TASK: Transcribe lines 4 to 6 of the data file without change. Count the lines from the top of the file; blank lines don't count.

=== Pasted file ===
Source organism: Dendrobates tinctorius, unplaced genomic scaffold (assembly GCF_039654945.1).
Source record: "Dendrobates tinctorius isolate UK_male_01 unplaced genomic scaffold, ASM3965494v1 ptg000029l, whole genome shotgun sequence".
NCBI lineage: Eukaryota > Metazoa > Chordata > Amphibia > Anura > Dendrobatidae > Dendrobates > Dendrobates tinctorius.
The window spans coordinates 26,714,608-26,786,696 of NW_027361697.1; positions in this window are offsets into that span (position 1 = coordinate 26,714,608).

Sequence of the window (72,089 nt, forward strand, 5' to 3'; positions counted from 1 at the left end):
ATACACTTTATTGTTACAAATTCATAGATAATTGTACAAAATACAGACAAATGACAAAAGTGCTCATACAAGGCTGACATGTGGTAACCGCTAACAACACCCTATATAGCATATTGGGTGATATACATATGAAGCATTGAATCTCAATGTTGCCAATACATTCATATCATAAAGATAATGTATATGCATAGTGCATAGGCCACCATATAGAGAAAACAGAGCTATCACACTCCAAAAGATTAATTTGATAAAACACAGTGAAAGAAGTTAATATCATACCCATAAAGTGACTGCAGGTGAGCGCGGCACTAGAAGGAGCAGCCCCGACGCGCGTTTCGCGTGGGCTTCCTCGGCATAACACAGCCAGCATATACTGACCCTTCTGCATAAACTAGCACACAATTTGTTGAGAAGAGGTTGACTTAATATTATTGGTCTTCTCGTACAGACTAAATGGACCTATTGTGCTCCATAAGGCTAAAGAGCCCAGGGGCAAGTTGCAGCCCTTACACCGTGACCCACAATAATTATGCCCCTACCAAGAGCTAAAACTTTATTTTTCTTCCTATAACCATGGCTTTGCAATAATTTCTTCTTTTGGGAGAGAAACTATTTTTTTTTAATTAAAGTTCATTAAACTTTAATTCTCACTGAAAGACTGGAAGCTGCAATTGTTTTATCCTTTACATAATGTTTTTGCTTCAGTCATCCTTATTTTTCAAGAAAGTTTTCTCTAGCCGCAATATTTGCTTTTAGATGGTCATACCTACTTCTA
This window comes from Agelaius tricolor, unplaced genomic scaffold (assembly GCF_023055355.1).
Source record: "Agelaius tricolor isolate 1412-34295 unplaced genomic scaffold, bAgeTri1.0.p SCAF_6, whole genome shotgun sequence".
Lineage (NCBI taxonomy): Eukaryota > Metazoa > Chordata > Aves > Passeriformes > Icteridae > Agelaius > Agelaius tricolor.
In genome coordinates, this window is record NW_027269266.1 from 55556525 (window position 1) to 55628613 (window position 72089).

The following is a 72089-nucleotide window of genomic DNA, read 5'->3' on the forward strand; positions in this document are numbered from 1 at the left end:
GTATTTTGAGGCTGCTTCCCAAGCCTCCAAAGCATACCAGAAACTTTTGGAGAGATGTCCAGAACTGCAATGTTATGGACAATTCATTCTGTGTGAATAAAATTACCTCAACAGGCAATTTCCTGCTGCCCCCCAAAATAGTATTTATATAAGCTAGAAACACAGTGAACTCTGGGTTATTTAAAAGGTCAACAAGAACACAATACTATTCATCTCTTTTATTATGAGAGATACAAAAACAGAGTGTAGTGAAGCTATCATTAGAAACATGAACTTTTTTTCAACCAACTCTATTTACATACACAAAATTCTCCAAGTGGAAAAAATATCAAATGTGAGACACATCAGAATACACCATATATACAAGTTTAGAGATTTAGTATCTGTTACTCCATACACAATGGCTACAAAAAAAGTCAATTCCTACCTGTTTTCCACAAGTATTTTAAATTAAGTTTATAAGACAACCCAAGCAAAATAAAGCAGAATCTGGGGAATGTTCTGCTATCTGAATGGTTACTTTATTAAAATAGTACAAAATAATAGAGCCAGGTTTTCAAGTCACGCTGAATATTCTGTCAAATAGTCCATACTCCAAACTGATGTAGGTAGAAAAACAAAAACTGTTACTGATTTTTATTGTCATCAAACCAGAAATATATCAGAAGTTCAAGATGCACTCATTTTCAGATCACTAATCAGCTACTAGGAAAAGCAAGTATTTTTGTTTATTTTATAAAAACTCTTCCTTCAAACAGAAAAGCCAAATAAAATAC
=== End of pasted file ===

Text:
The window spans coordinates 26,714,608-26,786,696 of NW_027361697.1; positions in this window are offsets into that span (position 1 = coordinate 26,714,608).

Sequence of the window (72,089 nt, forward strand, 5' to 3'; positions counted from 1 at the left end):
ATACACTTTATTGTTACAAATTCATAGATAATTGTACAAAATACAGACAAATGACAAAAGTGCTCATACAAGGCTGACATGTGGTAACCGCTAACAACACCCTATATAGCATATTGGGTGATATACATATGAAGCATTGAATCTCAATGTTGCCAATACATTCATATCATAAAGATAATGTATATGCATAGTGCATAGGCCACCATATAGAGAAAACAGAGCTATCACACTCCAAAAGATTAATTTGATAAAACACAGTGAAAGAAGTTAATATCATACCCATAAAGTGACTGCAGGTGAGCGCGGCACTAGAAGGAGCAGCCCCGACGCGCGTTTCGCGTGGGCTTCCTCGGCATAACACAGCCAGCATATACTGACCCTTCTGCATAAACTAGCACACAATTTGTTGAGAAGAGGTTGACTTAATATTATTGGTCTTCTCGTACAGACTAAATGGACCTATTGTGCTCCATAAGGCTAAAGAGCCCAGGGGCAAGTTGCAGCCCTTACACCGTGACCCACAATAATTATGCCCCTACCAAGAGCTAAAACTTTATTTTTCTTCCTATAACCATGGCTTTGCAATAATTTCTTCTTTTGGGAGAGAAACTATTTTTTTTTAATTAAAGTTCATTAAACTTTAATTCTCACTGAAAGACTGGAAGCTGCAATTGTTTTATCCTTTACATAATGTTTTTGCTTCAGTCATCCTTATTTTTCAAGAAAGTTTTCTCTAGCCGCAATATTTGCTTTTAGATGGTCATACCTACTTCTA